Monday, May 26, 2008

kitsch on the brain

even before going to munich, i had kitsch on the brain. matei calinescu characterizes kitsch as one of the five faces of modernity. it is the very manifestation of the modern condition--endless replication. it's easy, not demanding anything from the consumer but consumption--no thinking, no processing, no intellectualizing, just enjoyment. and a consumer is indeed required. kitsch requires a receiver of the kitsch in order for it to function.

kitsch takes many forms--from the hundreds of lidded beer steins lining the tourist shops of munich to small plastic replicas of neuschwanstein to posters of the "arbeit macht frei" sign over the gates of dachau concentration camp. it's a way of trying to objectify memory. you don't have to remember the sight of neuschwanstein yourself if you have the little replica at home on the shelf. you preserve the memory of it there in the little hunk of kitsch plastic. a sort of false memory.

national costumes embody kitsch as well. rooted in some sense in some long-forgotten history, people wear them in ignorance of their original purpose. the stories behind the embroidered patterns and the reasons for certain details--like an apron made in some special way--are long since forgotten. they become a cultural artifact disconnected from culture, especially if they're taken home as a souvenir.

yugoslav writer dubravka ugrešič writes about the nationalist kitsch which destroyed her country a number of times in her book of essays--the culture of lies. she suggests that kitsch, whether it's nationalist or socialist, is deeply connected to the stories we tell ourselves about ourselves. and as such, is an insidious and seductive strategy. kitsch attaches to national symbols--crosses, sculptures, landmarks. of course, this sort of kitsch is much more dangerous than a souvenir of a trip abroad. but, at its base, it's the same cheapening of the real.

kitsch takes something away from the real. a replica of neuschwanstein does not stand in for seeing the real thing. a young girl's room full of monet water lilies posters does not replace seeing a real monet in an art museum. the serbian brotherhood symbol has little or nothing to with actual serbians or brothers. the unending duplication inherent in kitsch cheapens and demeans the real object.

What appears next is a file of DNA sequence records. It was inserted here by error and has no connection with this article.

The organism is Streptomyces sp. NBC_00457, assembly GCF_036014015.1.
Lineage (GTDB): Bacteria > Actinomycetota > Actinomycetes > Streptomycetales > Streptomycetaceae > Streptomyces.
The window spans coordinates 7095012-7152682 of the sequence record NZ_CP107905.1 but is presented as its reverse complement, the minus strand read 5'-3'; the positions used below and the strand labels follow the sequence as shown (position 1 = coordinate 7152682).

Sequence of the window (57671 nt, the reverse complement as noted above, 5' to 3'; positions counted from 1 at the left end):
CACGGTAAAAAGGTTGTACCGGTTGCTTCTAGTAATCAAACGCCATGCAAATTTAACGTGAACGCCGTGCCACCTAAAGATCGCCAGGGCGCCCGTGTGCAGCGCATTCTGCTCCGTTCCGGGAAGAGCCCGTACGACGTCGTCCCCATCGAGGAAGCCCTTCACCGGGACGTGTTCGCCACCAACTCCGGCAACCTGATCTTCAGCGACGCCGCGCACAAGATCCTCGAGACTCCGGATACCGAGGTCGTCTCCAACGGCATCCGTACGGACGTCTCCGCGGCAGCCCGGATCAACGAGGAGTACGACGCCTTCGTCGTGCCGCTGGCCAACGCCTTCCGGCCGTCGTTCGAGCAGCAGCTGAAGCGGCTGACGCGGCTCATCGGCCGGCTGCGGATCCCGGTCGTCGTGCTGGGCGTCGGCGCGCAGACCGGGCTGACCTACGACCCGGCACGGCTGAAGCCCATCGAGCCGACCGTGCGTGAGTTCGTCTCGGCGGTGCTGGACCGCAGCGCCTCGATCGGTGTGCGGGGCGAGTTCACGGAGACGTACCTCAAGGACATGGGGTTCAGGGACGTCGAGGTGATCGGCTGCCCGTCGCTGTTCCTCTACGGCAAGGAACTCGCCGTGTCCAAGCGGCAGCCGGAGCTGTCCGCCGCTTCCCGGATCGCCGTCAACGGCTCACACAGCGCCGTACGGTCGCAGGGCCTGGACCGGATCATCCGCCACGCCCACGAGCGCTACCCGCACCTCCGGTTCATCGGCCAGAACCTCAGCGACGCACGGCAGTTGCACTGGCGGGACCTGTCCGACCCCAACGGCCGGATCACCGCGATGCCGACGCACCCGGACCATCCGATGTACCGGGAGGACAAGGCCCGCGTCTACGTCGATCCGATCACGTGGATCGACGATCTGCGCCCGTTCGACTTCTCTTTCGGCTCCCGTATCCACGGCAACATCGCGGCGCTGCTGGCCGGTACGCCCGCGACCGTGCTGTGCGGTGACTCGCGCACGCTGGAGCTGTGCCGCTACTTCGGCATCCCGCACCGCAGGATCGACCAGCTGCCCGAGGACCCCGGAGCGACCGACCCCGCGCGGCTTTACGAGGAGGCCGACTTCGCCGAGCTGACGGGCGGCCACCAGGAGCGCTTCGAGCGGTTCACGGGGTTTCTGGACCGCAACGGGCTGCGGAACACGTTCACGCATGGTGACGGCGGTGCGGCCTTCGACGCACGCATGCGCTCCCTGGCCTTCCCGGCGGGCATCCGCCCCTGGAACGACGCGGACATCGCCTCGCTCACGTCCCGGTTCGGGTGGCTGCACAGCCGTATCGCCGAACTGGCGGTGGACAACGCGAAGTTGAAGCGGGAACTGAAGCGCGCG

and yet, sometimes i DO embrace the kitsch. my starbucks mugs collected in starbucks around the world are surely a form of kitsch. i have a framed poster of a matisse paper cutout (i could, after all, never afford a real matisse). i love those little russian nesting dolls--matryoshka--and buy them whenever i'm in a country where they are made and sold (ukraine, lithuania--it doesn't have to be russia--proving my point about the diluting factor of kitsch). but shouldn't we be more careful about doing that? shouldn't we be more interested in preserving authenticity?

as i pondered the notion of kitsch while i was in munich, where it seems to be screaming at you from every corner, i at first thought that there wasn't much of it evident in denmark. but, it seems that every country has their own brand of kitsch. in denmark, where everything is sleekly designed, it's just more attractive--but the same duplication is going on...hans wegner chairs in every home (including my own) and for those who can't afford them, ikea has a version that's hard to tell it's not the real thing. which brings me back to my point. kitsch dilutes the real. but, how can we escape it?

pretty bleak musings for a rainy monday...


Sabin said...

Hi Julie!
Bavarian kitsch and culture is what the world thinks is German!
I guess, in some years, when we´ll all speak spanish or chinese, there will still be lederhosen and white food - let´s hope it´ll be more white asparagus than white sausages with radish and mustard.

I was thinking of you, being in Bad Homburg and seeing the wonderful sides of this city. So next time, if you come to Germany, try the middle of it.

Jaime said...

I've never heard of this kitsch thing before...have I been living under a rock? Maybe.

The Monet example got me. I have seen many many pictures of Monet paintings, and thought they were nice to look at. But I was in the Art Institute of Chicago last summer and stopped dead in my tracks when I discovered one of the most beautiful Monet's I have ever seen. I couldn't stop looking at it. I didn't want to leave!
Somehow, buying a copy of it in the gift shop just wouldn't have been the same.

julochka said...

gabi--i'm sure you're right, as i don't remember being so hit over the head with kitsch on previous visits to germany. it was my first time in bavaria. it is interesting, tho', that the word "kitsch" itself is german--which leads me to ponder my notion that somehow an individual language is better able to capture something about that culture than another language. this is something i've been thinking a lot about and will have to write a posting about, no doubt...

jaime--you may not have used the word kitsch before, but you got the idea imnstinctively with the monet at the art institute vs. the posters. that's precisely what's not good about kitsch!